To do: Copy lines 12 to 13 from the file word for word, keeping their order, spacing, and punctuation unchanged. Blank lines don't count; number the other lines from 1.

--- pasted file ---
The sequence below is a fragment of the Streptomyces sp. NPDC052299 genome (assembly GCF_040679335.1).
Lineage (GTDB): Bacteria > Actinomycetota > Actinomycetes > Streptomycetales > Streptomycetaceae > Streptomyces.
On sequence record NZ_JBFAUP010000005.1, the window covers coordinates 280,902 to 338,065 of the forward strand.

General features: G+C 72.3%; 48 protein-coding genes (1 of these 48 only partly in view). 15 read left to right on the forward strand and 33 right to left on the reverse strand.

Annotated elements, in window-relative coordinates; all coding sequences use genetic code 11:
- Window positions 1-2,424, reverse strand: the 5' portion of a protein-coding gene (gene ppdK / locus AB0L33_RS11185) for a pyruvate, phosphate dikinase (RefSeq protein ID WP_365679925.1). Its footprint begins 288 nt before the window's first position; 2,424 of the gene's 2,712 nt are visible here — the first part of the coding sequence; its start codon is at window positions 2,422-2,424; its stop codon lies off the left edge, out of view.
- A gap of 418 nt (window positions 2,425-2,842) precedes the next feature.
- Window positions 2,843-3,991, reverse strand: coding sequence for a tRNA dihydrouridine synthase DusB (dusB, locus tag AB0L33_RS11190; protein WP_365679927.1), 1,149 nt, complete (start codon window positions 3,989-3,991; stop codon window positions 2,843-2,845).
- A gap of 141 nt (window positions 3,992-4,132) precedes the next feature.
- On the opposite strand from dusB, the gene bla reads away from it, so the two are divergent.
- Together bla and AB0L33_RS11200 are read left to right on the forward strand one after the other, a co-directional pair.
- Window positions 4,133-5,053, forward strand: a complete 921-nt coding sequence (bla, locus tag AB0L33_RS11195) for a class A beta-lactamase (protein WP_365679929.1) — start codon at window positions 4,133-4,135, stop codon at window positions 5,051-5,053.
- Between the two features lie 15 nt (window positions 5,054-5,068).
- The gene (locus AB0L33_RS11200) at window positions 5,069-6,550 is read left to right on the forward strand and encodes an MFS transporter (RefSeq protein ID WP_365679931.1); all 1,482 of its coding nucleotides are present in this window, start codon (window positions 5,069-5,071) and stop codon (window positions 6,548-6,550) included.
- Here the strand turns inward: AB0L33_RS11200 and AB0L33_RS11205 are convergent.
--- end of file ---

- Window positions 4,133-5,053, forward strand: a complete 921-nt coding sequence (bla, locus tag AB0L33_RS11195) for a class A beta-lactamase (protein WP_365679929.1) — start codon at window positions 4,133-4,135, stop codon at window positions 5,051-5,053.
- Between the two features lie 15 nt (window positions 5,054-5,068).